the forum

14 May, 2010

Q I own a small off-licence/wine merchants in a little town in mid-Wales. I took over the business two years ago from my mother but I find it really frustrating that there are a lot of people around here with a lot of money and they never use my shop. Can anyone help me encourage local people to buy from me instead of travelling further afield??A The people with the money may not, ultimately, be the ones who keep your tills ringing. If you aim to keep your average prices at around £6 or so, with a few higher-priced treats for the wealthier occasional customers, this will probably be a better idea than pitching your offer too high.

Mary, Cambridgeshire??A Hold tastings, offer discounts, send out email newsletters, establish a Facebook page – anything, in fact, to engage with your customers. Get a two-way dialogue going and you stand half a chance of repeat custom.

Jen, Surrey??Q Why is it that, despite making a very reasonable bid for a nearby First Quench site and being turned down, the store is still boarded up and shows no sign of being bought by whoever supposedly made a better offer??A Join the club. Having been told by the administrators that my offer was too small, I was referred to the agent. I put in my bid and the trail went dead.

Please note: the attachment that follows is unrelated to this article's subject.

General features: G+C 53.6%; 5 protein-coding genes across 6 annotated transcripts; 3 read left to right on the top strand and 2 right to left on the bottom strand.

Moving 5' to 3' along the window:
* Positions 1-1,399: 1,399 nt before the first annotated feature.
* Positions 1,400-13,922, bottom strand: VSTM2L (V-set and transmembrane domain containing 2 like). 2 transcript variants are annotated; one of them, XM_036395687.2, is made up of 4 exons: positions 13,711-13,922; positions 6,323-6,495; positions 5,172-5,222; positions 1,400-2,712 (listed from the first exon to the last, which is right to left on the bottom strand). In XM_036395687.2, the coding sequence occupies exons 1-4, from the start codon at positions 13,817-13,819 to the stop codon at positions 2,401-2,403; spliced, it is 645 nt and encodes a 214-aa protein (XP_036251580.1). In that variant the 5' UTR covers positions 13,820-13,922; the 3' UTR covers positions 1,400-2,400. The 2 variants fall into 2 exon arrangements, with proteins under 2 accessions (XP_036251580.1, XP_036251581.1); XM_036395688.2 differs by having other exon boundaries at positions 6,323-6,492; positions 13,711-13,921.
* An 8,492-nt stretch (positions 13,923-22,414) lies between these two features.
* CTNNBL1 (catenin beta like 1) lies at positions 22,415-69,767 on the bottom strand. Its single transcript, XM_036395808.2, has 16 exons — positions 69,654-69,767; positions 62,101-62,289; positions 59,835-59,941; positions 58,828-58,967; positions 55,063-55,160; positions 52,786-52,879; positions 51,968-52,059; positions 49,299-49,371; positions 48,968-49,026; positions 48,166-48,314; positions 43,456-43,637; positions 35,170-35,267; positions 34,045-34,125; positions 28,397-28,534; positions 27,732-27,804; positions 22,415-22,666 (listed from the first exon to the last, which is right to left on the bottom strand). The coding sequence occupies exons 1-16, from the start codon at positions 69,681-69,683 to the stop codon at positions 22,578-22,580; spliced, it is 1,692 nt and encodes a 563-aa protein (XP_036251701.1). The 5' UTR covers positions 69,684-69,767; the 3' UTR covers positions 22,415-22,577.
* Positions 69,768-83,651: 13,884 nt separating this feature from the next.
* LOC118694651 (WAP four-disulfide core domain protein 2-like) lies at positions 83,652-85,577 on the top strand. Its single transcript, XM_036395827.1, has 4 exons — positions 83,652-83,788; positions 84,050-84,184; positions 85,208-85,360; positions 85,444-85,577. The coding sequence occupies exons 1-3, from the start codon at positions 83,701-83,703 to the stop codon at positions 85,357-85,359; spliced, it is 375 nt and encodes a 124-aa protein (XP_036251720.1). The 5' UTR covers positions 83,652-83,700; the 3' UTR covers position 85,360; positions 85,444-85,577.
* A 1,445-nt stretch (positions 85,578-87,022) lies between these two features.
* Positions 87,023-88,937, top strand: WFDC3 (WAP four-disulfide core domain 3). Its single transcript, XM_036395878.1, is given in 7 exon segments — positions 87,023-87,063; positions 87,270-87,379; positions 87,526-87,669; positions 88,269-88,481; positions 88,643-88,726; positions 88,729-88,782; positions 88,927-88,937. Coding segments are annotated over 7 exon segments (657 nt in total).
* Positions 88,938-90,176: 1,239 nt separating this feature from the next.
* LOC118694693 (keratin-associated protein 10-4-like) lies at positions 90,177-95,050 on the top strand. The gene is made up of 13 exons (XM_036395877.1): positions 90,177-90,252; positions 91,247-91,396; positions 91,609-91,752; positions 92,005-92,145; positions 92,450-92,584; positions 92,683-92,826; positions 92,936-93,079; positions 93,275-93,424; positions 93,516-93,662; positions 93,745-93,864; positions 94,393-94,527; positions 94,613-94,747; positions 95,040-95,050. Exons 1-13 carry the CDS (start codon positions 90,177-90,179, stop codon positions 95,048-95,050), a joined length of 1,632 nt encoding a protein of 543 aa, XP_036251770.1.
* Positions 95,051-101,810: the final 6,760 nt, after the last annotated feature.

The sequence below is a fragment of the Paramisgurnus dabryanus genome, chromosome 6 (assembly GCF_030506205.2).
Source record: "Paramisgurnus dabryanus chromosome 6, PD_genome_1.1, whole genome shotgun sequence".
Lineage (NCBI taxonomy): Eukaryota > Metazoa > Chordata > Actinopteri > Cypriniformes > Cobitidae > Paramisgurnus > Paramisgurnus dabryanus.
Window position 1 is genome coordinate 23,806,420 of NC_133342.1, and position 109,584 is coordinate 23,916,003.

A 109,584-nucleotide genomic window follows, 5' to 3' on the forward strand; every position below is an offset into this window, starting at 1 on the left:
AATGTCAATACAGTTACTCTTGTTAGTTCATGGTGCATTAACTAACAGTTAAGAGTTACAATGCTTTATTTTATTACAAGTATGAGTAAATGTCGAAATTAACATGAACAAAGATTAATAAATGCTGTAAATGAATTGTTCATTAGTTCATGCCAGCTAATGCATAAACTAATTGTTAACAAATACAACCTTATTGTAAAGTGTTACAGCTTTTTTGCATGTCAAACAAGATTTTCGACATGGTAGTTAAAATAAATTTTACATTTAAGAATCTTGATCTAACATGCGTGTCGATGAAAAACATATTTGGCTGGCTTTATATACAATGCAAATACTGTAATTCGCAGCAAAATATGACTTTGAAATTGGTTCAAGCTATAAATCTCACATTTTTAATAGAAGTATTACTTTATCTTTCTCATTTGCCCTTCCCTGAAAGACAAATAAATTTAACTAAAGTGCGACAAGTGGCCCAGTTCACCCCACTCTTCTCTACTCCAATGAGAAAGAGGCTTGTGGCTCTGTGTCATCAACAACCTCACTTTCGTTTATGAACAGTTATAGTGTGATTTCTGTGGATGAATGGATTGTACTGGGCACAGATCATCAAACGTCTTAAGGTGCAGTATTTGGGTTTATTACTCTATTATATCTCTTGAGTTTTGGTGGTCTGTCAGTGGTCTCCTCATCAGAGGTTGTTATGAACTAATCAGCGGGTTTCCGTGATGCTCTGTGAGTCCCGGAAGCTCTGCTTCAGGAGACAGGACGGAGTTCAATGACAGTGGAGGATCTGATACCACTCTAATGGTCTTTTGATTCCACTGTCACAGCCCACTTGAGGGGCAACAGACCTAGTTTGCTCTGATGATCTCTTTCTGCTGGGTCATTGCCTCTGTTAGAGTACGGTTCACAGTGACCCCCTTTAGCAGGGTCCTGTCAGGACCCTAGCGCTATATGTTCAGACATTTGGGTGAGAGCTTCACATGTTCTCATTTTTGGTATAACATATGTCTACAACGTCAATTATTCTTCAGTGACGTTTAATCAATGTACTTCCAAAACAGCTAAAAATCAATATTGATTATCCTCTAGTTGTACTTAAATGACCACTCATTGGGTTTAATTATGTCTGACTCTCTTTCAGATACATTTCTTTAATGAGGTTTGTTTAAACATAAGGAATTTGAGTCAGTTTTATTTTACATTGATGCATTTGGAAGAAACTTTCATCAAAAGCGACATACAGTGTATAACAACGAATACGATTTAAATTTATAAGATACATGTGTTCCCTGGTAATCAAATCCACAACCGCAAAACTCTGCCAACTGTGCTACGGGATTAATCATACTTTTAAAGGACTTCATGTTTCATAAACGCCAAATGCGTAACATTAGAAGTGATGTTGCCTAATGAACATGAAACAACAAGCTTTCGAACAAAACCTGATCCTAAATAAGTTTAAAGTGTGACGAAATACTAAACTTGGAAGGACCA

BW, Kent??A Appearances may be deceptive. I’m expecting to complete on a purchase of an ex-Threshers branch and to the untrained eye the store still looks boarded up and unwanted. Little do the public know …?JJ, Hampshire??Q Am I allowed to offer a free cigar with a bottle of Cognac, or am I offending some regulation that has never been explained to me?John, Norfolk??Q If traffic fumes enter my shop is there any chance they could affect unopened bottles of wine?Dee, Surrey

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English wine: a happy harvest for Christmas

All across England and Wales, vineyards are being harvested. Down winding country lanes come armies of welly-wearing conscripts wielding secateurs and buckets, ready to reap the rewards of our vines. Happily they come, their cheeks ruddy with pride. Half an hour later they’re crawling over muddy clods with lacerated hands, drenched in claggy juice and cold sweat, as if ploughing through an endurance race.

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